She has been one of country music’s most revered artists for over four decades, but for Reba McEntire, her best days are still ahead.
“I’m having more fun now than I’ve ever had,” she says. At 64, she’s busier than ever, too, with projects in the pipeline spanning the worlds of TV, film, Broadway and fashion in addition to music. In 2018, McEntire became the third female country artist to receive a Kennedy Center Honor, following in the footsteps of fellow icons Dolly Parton and Loretta Lynn. (KFC also named her its first and only female Colonel Sanders.) In April, she hosted the Academy of Country Music (ACM) Awards for the 16th time and released Stronger Than the Truth, an album paying tribute to her Oklahoma roots that became her 25th top five entry on Billboard’s Top Country Albums chart. At a time when an increasing number of Nashville stars are embracing pop and hip-hop, McEntire is standing her ground and releasing the music that she wants to make — and that plenty of country fans clearly want to hear.
Because of her boundless creative spirit, overwhelming success and outspoken support for other women in the genre, McEntire is this year’s recipient of Billboard’s Trailblazer Award. Calling from her Nashville office, the superstar talked about the values that have shaped her career.
What does being a trailblazer mean to you?
Hopefully I have done some things that have strengthened the country music business. I love country music: what it stands for, how it relates to people of every walk of life — male, female, all ages.
Earlier this year, you expressed dismay that no women were nominated for entertainer of the year at the ACM Awards. Why was it important to speak out?
Because I am a woman, I know how important it was for me to get encouragement and an occasional pat on the back and [hear], “You can do it.” That goes a long way. My mama was always saying, “Reba, you can do this.” And I said, “Oh, but it’s going to be so hard. I’m dreading this.” She said, “Reba, it’ll be over in 24 hours. You can do anything for 24 hours.” That’s a good way to look at it. So I quit worrying.
You recently saw The Cher Show on Broadway and recorded a video message for Cher, saying that you learned “a lot of things I can do to improve my life and my career.” What did you take away from her story?
I learned that people who are so driven in this industry sacrifice a lot. We forget to include the fun times. I think I took things way too seriously, as Cher did. Sometimes we get into that survival mode where we do things that we might not have done if we weren’t having to survive. I will be telling more of the younger generation, “Have fun while you’re doing this. Remember every detail. Stop and smell the roses today. Don’t be so concerned about what [you’re] going to do tomorrow.”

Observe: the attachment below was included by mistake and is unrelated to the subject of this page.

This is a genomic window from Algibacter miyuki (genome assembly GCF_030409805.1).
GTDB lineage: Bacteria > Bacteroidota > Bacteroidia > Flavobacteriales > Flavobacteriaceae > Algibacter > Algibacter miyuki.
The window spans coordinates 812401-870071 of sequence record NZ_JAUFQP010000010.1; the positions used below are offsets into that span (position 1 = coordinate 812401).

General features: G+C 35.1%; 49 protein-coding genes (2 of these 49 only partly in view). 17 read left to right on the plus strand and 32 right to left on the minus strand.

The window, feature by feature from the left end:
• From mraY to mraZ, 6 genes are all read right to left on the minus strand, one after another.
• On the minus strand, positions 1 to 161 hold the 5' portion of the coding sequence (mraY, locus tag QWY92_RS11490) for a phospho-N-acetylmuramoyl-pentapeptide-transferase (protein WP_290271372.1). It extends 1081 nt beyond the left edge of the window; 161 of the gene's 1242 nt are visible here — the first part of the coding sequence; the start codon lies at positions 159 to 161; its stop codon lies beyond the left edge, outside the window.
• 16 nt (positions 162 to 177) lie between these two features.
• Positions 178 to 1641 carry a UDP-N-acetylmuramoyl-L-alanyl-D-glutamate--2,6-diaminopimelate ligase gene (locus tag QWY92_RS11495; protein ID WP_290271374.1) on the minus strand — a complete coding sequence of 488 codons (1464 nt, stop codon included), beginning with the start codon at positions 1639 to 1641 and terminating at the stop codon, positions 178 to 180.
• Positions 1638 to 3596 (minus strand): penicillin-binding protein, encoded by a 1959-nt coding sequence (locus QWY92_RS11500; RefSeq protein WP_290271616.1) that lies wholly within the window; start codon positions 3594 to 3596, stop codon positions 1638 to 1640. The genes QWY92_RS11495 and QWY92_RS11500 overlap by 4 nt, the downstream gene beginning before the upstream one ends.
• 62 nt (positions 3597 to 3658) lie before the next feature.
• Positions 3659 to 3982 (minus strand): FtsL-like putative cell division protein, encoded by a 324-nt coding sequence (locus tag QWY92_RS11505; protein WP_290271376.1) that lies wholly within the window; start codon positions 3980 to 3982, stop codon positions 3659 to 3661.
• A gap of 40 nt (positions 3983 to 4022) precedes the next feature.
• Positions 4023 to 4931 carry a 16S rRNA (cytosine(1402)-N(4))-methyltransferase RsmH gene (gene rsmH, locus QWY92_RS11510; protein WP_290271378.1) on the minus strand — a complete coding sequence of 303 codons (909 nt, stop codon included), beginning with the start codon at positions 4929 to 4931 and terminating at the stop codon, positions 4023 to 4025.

Your songs often feature powerful female characters. Was there ever a time when you passed on a song because it lacked that perspective?
Oh, lots of times. It doesn’t have to be a strong female voice necessarily, but it has to have a message. If a song has touched my heart, hopefully it’ll touch your heart when I sing it. I’m the conduit. I’m the one that delivers the message. When I go looking for songs, I ask God, “Please send me the songs that will help people, that will touch their hearts.” It might solve a problem for them, it might entertain them, it might get them away from what they’re going through. That’s my job on earth. I feel very strongly about that.
You seem to have a strong sense of what rings true for you artistically. When was the last time you made a misstep?
There was a time that I [covered Beyoncé’s] “If I Were a Boy.” We had done that for [Unplugged on CMT in 2010], and the record label really wanted me to record it and put it out as a single. I didn’t feel real good about it. It wasn’t that successful. The people in the music industry, they’re professionals, and sometimes you have to go with the team. It just didn’t work out.
What does the Reba brand stand for?
The Reba brand stands for quality, integrity, honesty, entertainment, comfort. Everything I do, it has to be honest. The fans know when it goes a little left or right or not the way I would want it. We try new things, we experiment, and we keep going back to what is true.
In late April, three of the top four entries on the Top Country Albums chart were by Brooks & Dunn, George Strait and you. Is radio missing the boat by not playing more traditional country music?
Absolutely. I totally understand why they don’t: There are so many young, up-and-coming artists that need that three-and-a-half minutes on the radio. We had our time. But the country music fans of the 1980s and ’90s are really hungry for the type of music that we can give them. I’m just thrilled with the talent that the songwriters here in Nashville are showing. I’m finding songs as good as any I’ve ever found in my 43 years, and it’s not stopping. It’s just so sad that not everybody’s getting paid what they should be getting paid, because technology has changed everything about how we get our music out to our fans. It’s hard to find a CD nowadays that you can buy, and that’s a shame.
What do you still hope to accomplish at this point in your career?
I love [performing], whether it’s for movies, television, concerts, recording — whatever it is. Kix [Brooks], Ronnie [Dunn] and I are having a wonderful time in Las Vegas doing a residency at Caesars Palace, where people from all over the world can come see us. I’d love to get back into television, maybe some more movies. I love to travel, so I’m trying to check off some time to see more of this beautiful world that God has made.
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